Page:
, , , ,

Title: The Inheritance of Loss

Writer: Kiran Desai

Publisher: Grove/Atlantic, Inc (2006)

Pages: 324 p

Free book froom Bookmoch

I could simply say that I love this book, for many reasons. I love it because I got it for free from Bookmooch (thanks to Ferina, now I know about this amazing site!), and while this is a second hand book, the condition is just like new!

I also love it because when I first opened the pages, I thought this is gonna be another heavy-Indian-history book (like Midnight Children!), but apparently, it is beyond my expectation. The story is beautiful, the language, while also wonderful, is not hard to understand.

The story takes place in Kalimpong, a small vilage in India bordering with Nepal, in the 80’s era. The politics is hot in India with the issue of separations by Nepalis who live there. Once a peaceful village, Kalimpong has to face the hardest time in its history, with lots of demonstrations, violence, and people who distrust each other.

The characters are very complete: rich Bengali women who are once live happily and now become a delicious target of the separatists, a retired judge who is very bitter with his life, and loves his dog more than anything in the world, his granddaughter, Sai, who is an orphan and has to live isolated in the village, and unfortunately, falls in love with a Nepali. And the judge’s cook, who lives in the extreme poverty and only has one dream in his life: to see his son lives successfully in America, even though the son has to live there as an ilegal alien.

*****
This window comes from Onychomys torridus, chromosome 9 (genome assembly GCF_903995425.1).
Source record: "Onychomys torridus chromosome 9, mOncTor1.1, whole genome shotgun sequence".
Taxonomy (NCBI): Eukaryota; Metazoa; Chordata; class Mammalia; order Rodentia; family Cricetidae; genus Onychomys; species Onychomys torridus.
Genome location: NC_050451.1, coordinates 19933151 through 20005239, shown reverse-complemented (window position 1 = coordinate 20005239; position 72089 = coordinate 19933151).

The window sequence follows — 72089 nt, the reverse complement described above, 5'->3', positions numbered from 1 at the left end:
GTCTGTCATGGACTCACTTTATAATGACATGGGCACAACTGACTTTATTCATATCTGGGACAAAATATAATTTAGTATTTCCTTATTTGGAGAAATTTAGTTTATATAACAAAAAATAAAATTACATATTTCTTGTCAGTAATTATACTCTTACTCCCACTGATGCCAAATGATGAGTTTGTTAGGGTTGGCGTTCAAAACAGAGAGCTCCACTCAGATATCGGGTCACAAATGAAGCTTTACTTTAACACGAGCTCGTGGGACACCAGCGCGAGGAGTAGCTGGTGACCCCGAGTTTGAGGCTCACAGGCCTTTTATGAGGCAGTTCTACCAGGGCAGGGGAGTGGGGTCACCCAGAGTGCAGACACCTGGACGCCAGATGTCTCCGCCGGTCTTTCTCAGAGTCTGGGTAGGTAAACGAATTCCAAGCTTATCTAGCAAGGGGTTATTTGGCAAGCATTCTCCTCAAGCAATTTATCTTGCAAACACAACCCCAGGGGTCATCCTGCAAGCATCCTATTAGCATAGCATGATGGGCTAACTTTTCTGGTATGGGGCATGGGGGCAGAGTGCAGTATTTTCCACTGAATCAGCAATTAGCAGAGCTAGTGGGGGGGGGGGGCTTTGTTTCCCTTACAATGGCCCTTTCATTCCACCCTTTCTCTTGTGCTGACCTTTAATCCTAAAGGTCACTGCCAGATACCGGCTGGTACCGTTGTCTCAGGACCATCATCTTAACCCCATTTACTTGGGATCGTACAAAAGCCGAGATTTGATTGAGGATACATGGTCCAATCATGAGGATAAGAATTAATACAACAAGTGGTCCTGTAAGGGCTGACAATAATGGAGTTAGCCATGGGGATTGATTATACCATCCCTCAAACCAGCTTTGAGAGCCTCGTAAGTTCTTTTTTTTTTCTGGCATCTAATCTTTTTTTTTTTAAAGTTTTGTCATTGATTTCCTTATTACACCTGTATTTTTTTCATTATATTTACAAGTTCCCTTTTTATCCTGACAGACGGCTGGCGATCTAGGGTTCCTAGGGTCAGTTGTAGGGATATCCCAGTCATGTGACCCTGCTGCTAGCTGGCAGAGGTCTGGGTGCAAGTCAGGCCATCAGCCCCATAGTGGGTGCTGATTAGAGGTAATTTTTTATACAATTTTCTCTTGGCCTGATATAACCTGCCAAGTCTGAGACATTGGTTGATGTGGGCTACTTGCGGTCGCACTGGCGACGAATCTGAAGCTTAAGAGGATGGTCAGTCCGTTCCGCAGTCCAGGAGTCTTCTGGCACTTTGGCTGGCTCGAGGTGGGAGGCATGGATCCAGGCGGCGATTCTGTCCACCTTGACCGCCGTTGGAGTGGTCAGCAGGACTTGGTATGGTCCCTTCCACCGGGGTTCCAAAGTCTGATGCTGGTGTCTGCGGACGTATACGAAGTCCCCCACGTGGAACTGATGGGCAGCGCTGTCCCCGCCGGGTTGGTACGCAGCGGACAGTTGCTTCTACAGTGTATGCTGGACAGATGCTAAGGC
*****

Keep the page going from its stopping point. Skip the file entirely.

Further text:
The story also revolves to New York, where the cook’ son, Biju, tries so hard to live as an ilegal alien, working in bad conditions and earning very little, for the sake of his father’s happiness.

How this book relates to life in Indonesia! With so many people wants to find something better somewhere else, but still craving for this chaotic country in the end! And how the government could become so ignorant. They want to have a big nation with a large amount of population, but they don’t care enough for everyone (remember Papua? Or Aceh?).

Kiran Desai is a very talented writer. And I hope I could read more of her works in the future =)

I read this book as part of Twenty Ten Challenge, for Charity/Used Book category (And yes, finally it’s down to three more books to go!!!)